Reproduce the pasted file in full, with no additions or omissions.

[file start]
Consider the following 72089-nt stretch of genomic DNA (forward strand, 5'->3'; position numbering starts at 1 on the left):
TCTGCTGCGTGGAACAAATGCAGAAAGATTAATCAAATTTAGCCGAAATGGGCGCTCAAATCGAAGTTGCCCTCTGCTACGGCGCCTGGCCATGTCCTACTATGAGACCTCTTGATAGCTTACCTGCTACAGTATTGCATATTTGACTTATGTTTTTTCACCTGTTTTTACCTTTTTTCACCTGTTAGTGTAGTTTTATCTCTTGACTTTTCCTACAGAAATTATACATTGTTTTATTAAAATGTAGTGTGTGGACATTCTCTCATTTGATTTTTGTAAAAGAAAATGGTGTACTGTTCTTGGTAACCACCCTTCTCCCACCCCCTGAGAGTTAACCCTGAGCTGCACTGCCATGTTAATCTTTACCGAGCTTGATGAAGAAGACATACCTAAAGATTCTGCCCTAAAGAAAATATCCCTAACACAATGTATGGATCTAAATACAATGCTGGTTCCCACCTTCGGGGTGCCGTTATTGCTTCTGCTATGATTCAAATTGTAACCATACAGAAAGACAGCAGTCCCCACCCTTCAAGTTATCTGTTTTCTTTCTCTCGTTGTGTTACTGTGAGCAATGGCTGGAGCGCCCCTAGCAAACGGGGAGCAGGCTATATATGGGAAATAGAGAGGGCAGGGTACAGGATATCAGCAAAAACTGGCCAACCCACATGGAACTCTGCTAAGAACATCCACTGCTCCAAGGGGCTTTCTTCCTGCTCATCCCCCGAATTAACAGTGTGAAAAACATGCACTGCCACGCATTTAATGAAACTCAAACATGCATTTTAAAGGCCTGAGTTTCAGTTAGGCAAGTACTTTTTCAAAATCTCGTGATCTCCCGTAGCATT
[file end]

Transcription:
Consider the following 72089-nt stretch of genomic DNA (forward strand, 5'->3'; position numbering starts at 1 on the left):
TCTGCTGCGTGGAACAAATGCAGAAAGATTAATCAAATTTAGCCGAAATGGGCGCTCAAATCGAAGTTGCCCTCTGCTACGGCGCCTGGCCATGTCCTACTATGAGACCTCTTGATAGCTTACCTGCTACAGTATTGCATATTTGACTTATGTTTTTTCACCTGTTTTTACCTTTTTTCACCTGTTAGTGTAGTTTTATCTCTTGACTTTTCCTACAGAAATTATACATTGTTTTATTAAAATGTAGTGTGTGGACATTCTCTCATTTGATTTTTGTAAAAGAAAATGGTGTACTGTTCTTGGTAACCACCCTTCTCCCACCCCCTGAGAGTTAACCCTGAGCTGCACTGCCATGTTAATCTTTACCGAGCTTGATGAAGAAGACATACCTAAAGATTCTGCCCTAAAGAAAATATCCCTAACACAATGTATGGATCTAAATACAATGCTGGTTCCCACCTTCGGGGTGCCGTTATTGCTTCTGCTATGATTCAAATTGTAACCATACAGAAAGACAGCAGTCCCCACCCTTCAAGTTATCTGTTTTCTTTCTCTCGTTGTGTTACTGTGAGCAATGGCTGGAGCGCCCCTAGCAAACGGGGAGCAGGCTATATATGGGAAATAGAGAGGGCAGGGTACAGGATATCAGCAAAAACTGGCCAACCCACATGGAACTCTGCTAAGAACATCCACTGCTCCAAGGGGCTTTCTTCCTGCTCATCCCCCGAATTAACAGTGTGAAAAACATGCACTGCCACGCATTTAATGAAACTCAAACATGCATTTTAAAGGCCTGAGTTTCAGTTAGGCAAGTACTTTTTCAAAATCTCGTGATCTCCCGTAGCATT